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Old 01-06-2017, 04:50 PM   #15
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2016 26' Flying Cloud
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Towing without trailer brakes on a trailer that should have brakes is a big danger. Chances are that things will be fine, but.... I was towing my 18' boat a few weeks ago and almost missed my turn. This boat weighs about 1800# and I couldn't believe how long it took to stop and make my turn. So much for the 3/4 ton towing and stopping in an emergency. If I had hit something, the lack of brakes would not have been an issue "legally" because of the size of the trailer. An Airstream would be an entirely different issue.

If you decide to take the risk, be prepared to suffer the consequences. That is your decision.

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Old 01-06-2017, 06:22 PM   #16
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I would take secondary roads as much as possible.

If you tow a trailer without brakes, WD hitch, or sway control on an Interstate will you be OK? probably. Are you increasing the risk of loss of control?, definitely.

If you pull a gutted trailer slower than interstate speed it will be more subject to getting blown around by the bow wave of passing semis.

The factory wiring of a 76 has 3 separate electrical systems: 120 AC, 12v DC interior lights and 12v DC running lights and brakes. The running lights, tail and brake lights and brakes are powered by the tow vehicle, not the trailer battery or converter. However, the umbilical wiring of a 76 will not match up with a modern umbilical plug with out modification. This is where a set of towing lights might help.

Speed is a factor with sway. But not exactly. Sway can get into reciprocating pattern that increases. It is possible to have greater sway at say 40 mph than 75. Factors include wheels and running gear, road conditions, wind and tow vehicle. But things happen a lot faster at 75 than 40 and in any event slow down. You might want to consider a good strategy to deal with the DEATH WALLOW is foot off the accelerator, no hard braking, and TRAILER BRAKES FIRST.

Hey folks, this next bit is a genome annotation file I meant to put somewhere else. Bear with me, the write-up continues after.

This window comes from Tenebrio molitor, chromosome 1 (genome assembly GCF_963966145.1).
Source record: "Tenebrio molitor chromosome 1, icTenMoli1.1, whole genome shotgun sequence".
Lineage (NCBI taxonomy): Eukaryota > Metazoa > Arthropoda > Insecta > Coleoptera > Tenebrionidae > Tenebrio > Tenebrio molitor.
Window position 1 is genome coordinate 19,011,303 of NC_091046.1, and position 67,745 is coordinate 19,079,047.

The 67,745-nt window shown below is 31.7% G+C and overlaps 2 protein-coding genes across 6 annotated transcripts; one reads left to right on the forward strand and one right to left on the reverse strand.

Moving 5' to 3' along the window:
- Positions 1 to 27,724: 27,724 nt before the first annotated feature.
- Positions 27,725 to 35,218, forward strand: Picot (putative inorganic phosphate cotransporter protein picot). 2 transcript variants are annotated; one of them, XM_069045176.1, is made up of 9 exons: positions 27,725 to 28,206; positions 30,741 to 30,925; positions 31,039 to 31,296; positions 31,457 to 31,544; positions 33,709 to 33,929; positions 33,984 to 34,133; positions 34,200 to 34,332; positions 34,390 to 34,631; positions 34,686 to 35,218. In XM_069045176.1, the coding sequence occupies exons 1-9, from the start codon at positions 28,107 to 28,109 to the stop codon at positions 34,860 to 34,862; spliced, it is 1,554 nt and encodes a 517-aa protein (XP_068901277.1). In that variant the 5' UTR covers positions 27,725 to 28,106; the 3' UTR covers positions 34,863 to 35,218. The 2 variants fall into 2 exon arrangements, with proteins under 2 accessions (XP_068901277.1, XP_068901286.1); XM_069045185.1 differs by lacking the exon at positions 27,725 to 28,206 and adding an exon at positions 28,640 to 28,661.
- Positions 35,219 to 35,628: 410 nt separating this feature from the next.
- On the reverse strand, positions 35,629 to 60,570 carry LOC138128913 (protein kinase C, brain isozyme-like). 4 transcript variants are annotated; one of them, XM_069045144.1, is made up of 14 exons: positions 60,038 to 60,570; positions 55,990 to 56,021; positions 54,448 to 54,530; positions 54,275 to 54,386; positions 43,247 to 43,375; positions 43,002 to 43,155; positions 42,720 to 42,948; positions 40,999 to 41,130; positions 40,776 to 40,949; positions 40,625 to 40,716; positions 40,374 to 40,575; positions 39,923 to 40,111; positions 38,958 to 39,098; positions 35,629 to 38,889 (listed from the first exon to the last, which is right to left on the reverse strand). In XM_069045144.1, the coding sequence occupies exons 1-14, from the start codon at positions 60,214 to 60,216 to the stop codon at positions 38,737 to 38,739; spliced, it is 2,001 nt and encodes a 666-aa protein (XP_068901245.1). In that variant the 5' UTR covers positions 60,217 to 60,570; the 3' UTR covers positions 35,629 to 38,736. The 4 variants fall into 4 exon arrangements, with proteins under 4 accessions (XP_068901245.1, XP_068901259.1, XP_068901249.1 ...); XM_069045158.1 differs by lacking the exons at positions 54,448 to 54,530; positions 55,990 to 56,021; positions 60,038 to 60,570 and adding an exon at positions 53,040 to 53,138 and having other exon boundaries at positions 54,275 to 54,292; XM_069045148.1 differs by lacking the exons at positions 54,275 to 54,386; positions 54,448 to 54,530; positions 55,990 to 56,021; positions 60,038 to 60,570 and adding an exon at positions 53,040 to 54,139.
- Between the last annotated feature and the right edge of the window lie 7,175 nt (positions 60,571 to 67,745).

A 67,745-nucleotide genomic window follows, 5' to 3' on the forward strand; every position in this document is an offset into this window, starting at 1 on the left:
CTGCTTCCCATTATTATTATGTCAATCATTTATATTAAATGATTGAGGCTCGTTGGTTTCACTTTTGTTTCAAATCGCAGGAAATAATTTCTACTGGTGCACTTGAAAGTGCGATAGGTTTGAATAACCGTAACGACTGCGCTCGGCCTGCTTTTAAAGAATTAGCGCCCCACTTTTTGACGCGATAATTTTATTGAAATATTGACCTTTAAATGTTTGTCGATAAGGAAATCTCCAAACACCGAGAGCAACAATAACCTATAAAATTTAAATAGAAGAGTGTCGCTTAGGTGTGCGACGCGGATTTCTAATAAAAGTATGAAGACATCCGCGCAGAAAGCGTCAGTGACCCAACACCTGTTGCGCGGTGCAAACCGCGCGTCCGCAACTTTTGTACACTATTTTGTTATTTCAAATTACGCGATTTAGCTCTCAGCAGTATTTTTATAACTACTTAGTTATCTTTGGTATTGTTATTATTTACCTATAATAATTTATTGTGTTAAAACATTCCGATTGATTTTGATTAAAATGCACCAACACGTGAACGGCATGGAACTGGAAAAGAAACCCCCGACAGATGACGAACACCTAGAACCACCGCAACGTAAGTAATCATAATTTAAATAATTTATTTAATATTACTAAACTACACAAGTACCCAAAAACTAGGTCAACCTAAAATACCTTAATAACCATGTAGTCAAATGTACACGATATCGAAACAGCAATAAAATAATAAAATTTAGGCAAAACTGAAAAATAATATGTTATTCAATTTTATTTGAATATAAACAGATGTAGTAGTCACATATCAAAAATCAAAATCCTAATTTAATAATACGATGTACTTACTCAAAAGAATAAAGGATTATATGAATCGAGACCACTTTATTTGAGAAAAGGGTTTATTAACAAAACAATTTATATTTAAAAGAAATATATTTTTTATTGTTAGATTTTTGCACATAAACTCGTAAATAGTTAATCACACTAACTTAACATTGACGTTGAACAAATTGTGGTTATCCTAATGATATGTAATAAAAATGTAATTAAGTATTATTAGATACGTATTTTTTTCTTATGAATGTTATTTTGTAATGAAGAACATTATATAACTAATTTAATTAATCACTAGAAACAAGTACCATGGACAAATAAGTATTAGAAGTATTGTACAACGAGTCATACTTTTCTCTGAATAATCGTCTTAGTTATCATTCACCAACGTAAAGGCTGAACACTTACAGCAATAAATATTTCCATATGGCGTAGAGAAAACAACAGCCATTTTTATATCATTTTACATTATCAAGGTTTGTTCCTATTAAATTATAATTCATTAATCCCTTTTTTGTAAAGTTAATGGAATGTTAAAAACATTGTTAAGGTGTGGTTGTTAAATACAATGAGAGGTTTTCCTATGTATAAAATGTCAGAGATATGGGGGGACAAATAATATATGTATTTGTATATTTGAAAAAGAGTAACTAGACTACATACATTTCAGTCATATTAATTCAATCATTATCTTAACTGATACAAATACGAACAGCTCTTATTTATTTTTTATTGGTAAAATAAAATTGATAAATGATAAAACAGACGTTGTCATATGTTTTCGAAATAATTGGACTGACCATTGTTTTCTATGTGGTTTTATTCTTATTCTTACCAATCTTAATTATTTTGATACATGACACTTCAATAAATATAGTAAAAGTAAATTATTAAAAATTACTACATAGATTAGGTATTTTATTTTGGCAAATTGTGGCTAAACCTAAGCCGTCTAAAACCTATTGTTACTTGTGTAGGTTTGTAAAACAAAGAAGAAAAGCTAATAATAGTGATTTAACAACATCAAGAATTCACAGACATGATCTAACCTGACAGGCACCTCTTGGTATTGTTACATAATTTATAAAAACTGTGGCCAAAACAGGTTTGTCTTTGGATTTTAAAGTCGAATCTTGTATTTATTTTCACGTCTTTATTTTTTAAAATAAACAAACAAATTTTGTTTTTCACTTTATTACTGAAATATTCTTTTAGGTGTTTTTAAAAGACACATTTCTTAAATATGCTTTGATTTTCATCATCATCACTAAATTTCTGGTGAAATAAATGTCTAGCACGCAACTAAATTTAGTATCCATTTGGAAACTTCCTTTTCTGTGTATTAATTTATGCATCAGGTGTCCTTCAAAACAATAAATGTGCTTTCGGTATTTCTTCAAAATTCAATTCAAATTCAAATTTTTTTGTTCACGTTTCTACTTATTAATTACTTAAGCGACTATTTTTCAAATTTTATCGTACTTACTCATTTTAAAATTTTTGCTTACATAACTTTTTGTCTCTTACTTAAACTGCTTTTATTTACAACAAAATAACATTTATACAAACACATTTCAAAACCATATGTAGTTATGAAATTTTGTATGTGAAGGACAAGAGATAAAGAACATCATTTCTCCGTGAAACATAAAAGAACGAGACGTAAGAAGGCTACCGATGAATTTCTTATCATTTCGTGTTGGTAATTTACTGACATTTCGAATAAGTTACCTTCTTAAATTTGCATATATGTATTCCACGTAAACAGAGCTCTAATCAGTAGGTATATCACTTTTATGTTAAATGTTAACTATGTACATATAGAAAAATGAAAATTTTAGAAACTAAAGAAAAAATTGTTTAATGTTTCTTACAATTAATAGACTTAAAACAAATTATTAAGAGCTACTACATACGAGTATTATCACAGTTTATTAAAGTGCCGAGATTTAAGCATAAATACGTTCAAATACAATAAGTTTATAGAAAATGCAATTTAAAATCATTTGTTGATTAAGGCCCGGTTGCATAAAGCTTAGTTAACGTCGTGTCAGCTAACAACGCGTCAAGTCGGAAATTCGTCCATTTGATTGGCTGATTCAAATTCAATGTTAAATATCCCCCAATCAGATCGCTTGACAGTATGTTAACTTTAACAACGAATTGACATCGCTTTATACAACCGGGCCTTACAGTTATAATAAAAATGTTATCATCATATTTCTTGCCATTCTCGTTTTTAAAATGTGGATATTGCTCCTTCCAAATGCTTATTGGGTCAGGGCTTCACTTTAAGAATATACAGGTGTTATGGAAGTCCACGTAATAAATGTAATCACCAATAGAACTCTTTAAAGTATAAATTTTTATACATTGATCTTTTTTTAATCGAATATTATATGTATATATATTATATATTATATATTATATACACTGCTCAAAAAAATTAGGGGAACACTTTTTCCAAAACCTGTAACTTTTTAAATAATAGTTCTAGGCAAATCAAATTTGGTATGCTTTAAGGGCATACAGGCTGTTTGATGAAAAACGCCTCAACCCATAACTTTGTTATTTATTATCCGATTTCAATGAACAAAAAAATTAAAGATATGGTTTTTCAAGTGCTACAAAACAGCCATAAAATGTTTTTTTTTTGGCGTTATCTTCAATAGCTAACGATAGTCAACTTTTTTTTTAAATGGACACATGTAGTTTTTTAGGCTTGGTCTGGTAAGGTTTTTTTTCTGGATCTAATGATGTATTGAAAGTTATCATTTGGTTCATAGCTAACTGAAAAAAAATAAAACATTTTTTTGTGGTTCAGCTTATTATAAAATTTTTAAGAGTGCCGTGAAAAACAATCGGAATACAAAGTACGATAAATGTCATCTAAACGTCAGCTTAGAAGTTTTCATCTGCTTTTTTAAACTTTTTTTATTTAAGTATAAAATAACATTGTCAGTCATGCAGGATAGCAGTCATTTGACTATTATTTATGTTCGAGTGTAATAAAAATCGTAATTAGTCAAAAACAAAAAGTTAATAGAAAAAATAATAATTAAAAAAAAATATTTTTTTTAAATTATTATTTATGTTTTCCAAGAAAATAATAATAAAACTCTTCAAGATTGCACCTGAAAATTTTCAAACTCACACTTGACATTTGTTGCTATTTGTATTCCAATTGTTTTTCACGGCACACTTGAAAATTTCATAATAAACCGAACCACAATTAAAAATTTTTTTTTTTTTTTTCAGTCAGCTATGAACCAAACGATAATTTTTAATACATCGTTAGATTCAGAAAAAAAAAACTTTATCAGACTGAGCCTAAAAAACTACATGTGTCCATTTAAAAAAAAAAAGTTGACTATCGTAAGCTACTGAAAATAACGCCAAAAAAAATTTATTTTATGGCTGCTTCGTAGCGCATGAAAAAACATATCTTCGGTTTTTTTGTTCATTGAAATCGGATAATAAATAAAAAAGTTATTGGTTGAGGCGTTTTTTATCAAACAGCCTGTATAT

BTW I have a 631 page 1975 page service manual I could give you a good deal on.

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Old 01-06-2017, 06:57 PM   #17
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I had a grooved road set up swaying in my 31' before. Hate grooved roads.
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Old 01-06-2017, 08:54 PM   #18
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Well, sometimes we does what we needs to do!
I bought my Airstream in Dover, FL at Bates RV, nearly three hours from my home and it got dark before I got home. The brake controller was not working- had not been activated, the trailer cord was smashed so I had no lights and no brakes and the hitch was WD but not anti-sway. I made it home carefully even in the dark. If you are coming from south FL on I-95 you can probably stay over and drive easy. What you would have to watch are those quick stops.
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Old 01-10-2017, 04:03 PM   #19
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1976 31' Sovereign
Jacksonville , Florida
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Thank you everyone for your reply. I have ordered the anti-sway and weight distribution hitch. I will position the axles mainly over the original axles but slightly forward. I did purchase temporary break light which I will mount to the rear bumper. The tires are brand new and properly inflated. The wheel bearings have been inspected and re-packed. Due to it being gutted, I am not worried about the brake system on the trailer. Thank you all again.
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Old 01-12-2017, 03:09 AM   #20
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Originally Posted by Andy Moreau View Post
I have a 1976 31' sovereign that needs a new frame built. the frame is intact but does infact need a new one built. I will be towing it about 6 hours up I-95. New tires and repacked bearings. no trailer breaks but the trailer is gutted. I bought new axles that i can either toss in the back of my 2015 RAM 1500 or strap down slightly in front of the axles inside for better weight distribution. also, I don't have a weight distribution and sway bar hitch. Come to find out, when you remove the electrical inverter, the tail lights and electric breaking system no longer work as well.